Stocks House or Stocks Manor (anciently la stok)
Sir Henry de Bohun was killed viscerally by the Scottish King on the first day of the Battle of Bannockburn, by Robert the Bruce, however may not be the same man who in 1277–8 made the men of la Stok come to his view of frankpledge at Agmondesham in Buckinghamshire. After a historical gap, references are noted from the 17th century to establish an epitome of title involving Duncombe, Hayton, Gordon and Whitbread descendants. James Adam Gordon was a friend of Sir Walter Scott and it is reputed in 1908 that the poet visited his friend at Stocks. His widow afterwards married Richard Bright (politician), who died at Stocks in 1878, she in 1891, and left the estate to Foreign Secretary Sir Edward Grey, as descendant of Samuel Whitbread. He shortly afterwards sold the house, as all that remained, to Thomas Humphry Ward, whose wife, an Australian née Mary Augusta Arnold, niece of Matthew Arnold, pen-name Mrs Humphry Ward was a more well-known novelist than he was — her book Lady Rose's Daughter was the best-selling novel in the United States in 1903, as was The Marriage of William Ashe in 1905.
This consisting of 70 acres (28 ha) general land, 3 acres (1.2 ha) of meadow and 5s. rent and was held in 1361 of the heir of Roger Launcelene in free socage for the service of one pair of white gauntlets. John son of William Aignel died seised of this manor in 1361 and from this time it appears to have descended with the manor of Pendley in Tring.
Cherrywicke Manor (reputed as a manor)
Robert Dogget bought land in Aldbury from Edward Verney in 1557 and described as a manor in 1615, Edward Dogget sold the actual manor to Francis Bellingham, though parcels near the churchlands were held by John Dogget in 1638.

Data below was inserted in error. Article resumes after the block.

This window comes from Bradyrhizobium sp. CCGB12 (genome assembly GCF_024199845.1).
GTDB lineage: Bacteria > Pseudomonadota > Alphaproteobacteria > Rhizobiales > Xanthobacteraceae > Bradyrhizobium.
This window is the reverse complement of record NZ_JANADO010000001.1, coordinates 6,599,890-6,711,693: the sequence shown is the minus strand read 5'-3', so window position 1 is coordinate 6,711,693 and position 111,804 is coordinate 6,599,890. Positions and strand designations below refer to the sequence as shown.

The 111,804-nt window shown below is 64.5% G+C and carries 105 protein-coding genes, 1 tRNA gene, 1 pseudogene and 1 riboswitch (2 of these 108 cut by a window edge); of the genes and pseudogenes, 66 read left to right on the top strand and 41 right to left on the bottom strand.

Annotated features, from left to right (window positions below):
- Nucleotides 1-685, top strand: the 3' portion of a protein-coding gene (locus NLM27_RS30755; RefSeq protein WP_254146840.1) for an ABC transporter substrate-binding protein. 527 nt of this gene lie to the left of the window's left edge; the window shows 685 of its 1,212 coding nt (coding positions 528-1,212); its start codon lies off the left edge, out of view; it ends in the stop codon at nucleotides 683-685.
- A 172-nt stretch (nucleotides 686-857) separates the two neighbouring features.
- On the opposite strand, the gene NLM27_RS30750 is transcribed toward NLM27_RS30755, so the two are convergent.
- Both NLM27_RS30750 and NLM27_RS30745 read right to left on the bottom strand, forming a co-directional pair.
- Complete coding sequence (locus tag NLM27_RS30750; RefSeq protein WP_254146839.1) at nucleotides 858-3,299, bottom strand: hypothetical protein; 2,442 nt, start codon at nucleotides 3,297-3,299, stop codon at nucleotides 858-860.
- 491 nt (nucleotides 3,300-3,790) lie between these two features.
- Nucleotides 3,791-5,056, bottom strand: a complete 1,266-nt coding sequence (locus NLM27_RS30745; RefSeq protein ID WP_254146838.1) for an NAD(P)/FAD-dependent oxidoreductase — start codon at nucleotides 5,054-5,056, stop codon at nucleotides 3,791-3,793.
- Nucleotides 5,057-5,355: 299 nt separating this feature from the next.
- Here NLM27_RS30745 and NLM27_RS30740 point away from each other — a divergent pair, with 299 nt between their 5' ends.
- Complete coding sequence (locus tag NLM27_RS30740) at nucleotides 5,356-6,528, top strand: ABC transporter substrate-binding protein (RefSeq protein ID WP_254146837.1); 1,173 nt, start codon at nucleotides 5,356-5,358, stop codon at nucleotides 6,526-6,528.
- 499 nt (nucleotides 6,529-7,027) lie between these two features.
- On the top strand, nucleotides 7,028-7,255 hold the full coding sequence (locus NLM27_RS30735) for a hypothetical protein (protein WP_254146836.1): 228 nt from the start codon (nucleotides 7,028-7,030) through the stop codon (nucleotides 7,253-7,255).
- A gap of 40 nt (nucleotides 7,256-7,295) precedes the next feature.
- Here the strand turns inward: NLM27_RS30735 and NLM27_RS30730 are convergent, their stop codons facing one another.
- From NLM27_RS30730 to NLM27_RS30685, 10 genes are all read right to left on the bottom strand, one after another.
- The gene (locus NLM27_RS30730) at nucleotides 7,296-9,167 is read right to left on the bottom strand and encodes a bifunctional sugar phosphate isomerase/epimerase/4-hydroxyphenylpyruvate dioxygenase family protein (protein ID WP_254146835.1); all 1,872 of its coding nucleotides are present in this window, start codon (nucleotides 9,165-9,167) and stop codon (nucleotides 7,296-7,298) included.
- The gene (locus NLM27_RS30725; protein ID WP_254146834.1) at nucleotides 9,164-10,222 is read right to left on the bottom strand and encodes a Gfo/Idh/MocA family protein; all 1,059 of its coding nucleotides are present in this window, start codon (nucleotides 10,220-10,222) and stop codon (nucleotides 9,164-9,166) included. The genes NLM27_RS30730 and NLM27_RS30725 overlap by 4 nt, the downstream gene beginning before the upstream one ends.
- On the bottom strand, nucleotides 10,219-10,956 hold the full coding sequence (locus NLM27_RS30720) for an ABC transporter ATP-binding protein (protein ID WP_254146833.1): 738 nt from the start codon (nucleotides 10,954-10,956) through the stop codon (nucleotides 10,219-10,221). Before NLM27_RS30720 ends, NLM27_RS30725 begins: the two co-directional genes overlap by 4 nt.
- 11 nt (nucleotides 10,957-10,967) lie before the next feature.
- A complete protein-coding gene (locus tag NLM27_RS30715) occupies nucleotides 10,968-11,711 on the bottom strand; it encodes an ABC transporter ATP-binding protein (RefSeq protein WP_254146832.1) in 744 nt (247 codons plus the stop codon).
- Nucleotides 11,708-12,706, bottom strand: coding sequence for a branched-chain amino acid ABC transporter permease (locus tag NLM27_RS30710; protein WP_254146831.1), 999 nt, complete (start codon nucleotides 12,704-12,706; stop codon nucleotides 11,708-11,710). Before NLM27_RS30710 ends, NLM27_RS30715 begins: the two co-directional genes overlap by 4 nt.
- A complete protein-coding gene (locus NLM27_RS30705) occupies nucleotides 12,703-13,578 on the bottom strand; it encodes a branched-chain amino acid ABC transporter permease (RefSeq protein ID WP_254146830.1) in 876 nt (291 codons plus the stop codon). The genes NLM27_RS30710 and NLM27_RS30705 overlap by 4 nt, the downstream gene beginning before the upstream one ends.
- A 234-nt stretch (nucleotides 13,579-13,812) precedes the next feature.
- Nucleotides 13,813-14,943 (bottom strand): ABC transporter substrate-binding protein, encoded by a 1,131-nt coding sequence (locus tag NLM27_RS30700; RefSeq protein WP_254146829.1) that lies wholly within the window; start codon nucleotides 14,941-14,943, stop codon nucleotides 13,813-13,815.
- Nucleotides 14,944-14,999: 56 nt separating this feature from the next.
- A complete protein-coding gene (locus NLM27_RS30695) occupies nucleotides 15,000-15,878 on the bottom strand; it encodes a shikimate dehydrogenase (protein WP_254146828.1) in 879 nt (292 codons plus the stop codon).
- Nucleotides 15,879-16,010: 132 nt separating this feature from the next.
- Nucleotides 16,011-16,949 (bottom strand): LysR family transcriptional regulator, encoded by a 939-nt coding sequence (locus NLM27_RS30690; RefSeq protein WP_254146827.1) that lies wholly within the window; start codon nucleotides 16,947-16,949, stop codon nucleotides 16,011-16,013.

1954 Valetta accident
The Church of Saint John the Baptist is of Early English style. The church was restored in 1867, and is notable for the Verney Chapel, separated from the nave by a screen of stone. It contains a monument to Sir Robert Whittingham, who was slain at the battle of Tewkesbury (illustrated below). The church also contains memorials of the Hides and Harcourts, families who left charities to the poor of the parish. There is a Sheela na gig on the North wall of the church across from the main door.
The Valiant Trooper
The 17th century cottages that comprise the Trooper have served as alehouses for several centuries. The first traceable evidence dates back to 1752 when the pub – then known as The Royal Oak – was left in the will of one John Barnes. Its next owner was Isaac Dell Master, whose initials “ID” and the date “1769” can be seen carved in the brickwork alongside the main front window. The name changed to The Trooper Alehouse in 1803 – rumoured to be because the Duke of Wellington met his troops here to discuss tactics. It became The Valiant Trooper in 1878.